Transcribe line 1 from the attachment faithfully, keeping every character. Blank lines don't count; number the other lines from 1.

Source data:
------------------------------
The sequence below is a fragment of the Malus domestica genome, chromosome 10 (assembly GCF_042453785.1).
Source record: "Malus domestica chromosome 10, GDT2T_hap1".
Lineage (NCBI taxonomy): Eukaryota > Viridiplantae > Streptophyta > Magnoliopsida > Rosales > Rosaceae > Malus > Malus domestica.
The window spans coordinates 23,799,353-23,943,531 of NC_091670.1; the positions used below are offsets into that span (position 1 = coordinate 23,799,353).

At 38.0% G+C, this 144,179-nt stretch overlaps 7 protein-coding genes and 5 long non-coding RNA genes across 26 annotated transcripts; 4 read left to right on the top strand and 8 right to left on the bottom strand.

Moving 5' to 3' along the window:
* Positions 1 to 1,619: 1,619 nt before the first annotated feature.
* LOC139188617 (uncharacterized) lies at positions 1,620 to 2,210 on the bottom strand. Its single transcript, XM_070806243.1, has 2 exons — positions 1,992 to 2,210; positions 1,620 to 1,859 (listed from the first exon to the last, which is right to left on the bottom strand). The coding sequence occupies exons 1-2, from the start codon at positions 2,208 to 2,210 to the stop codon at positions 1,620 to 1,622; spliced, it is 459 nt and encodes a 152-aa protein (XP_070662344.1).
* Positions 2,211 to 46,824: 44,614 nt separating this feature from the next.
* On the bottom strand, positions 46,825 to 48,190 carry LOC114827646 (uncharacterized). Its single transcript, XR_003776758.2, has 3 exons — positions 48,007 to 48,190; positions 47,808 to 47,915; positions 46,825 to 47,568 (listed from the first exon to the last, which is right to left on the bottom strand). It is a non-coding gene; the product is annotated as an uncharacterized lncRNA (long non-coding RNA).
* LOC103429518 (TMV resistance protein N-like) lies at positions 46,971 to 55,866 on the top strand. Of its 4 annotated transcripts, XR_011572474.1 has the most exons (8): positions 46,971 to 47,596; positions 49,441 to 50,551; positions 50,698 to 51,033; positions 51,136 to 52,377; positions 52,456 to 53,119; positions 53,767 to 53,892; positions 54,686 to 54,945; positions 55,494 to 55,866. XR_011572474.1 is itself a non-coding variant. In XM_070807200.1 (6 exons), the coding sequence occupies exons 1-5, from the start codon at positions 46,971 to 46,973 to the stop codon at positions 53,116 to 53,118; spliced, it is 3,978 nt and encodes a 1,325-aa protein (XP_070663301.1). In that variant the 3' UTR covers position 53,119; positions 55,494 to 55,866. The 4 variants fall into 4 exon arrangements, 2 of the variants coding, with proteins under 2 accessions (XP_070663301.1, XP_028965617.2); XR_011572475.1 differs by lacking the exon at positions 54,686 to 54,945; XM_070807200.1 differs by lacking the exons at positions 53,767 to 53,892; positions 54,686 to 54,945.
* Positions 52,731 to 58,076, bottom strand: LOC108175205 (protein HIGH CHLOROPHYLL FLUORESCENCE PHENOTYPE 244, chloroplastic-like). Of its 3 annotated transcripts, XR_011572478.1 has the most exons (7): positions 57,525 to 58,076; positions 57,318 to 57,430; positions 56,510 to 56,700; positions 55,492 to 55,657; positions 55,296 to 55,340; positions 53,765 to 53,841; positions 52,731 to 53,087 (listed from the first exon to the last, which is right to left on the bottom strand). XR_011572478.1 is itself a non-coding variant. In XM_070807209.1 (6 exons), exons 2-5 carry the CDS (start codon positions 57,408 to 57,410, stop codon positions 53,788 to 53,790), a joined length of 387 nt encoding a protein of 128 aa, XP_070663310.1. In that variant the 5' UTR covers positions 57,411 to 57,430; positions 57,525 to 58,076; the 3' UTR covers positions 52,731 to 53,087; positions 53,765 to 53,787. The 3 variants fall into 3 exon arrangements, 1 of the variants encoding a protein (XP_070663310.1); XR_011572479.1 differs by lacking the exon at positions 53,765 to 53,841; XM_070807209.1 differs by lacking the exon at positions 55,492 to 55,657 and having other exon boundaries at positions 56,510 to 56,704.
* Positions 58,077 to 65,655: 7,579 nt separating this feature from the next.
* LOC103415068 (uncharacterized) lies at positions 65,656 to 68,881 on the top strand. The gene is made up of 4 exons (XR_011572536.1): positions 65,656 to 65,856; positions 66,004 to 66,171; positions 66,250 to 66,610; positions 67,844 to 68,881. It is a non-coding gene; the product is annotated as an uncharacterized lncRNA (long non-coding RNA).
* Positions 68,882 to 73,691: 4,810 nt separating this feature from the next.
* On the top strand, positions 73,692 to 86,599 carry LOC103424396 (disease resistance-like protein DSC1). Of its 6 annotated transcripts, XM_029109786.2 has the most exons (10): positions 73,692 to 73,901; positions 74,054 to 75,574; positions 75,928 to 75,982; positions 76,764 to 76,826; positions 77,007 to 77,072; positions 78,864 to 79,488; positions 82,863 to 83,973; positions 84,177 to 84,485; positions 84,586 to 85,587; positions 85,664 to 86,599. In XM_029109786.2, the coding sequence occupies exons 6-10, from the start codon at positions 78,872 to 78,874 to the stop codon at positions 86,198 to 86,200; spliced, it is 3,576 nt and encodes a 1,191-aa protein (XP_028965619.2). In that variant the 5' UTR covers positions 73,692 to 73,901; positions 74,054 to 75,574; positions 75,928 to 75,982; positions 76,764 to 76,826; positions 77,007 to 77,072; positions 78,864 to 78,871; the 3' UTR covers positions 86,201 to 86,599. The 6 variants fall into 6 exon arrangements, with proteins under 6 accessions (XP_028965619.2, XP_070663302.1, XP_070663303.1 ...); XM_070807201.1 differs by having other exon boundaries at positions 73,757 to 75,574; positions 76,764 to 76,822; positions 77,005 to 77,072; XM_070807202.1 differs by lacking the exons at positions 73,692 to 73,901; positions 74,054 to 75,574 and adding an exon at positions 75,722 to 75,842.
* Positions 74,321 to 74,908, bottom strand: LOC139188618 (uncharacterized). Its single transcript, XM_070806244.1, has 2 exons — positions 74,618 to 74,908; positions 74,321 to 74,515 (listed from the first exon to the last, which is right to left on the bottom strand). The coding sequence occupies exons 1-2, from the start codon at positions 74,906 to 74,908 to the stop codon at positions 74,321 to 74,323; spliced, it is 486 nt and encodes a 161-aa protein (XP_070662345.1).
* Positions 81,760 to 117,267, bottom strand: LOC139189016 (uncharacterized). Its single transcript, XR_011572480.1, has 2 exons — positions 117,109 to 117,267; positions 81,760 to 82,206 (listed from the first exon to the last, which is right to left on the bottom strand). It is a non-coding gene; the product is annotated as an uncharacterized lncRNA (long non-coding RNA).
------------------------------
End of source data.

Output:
The sequence below is a fragment of the Malus domestica genome, chromosome 10 (assembly GCF_042453785.1).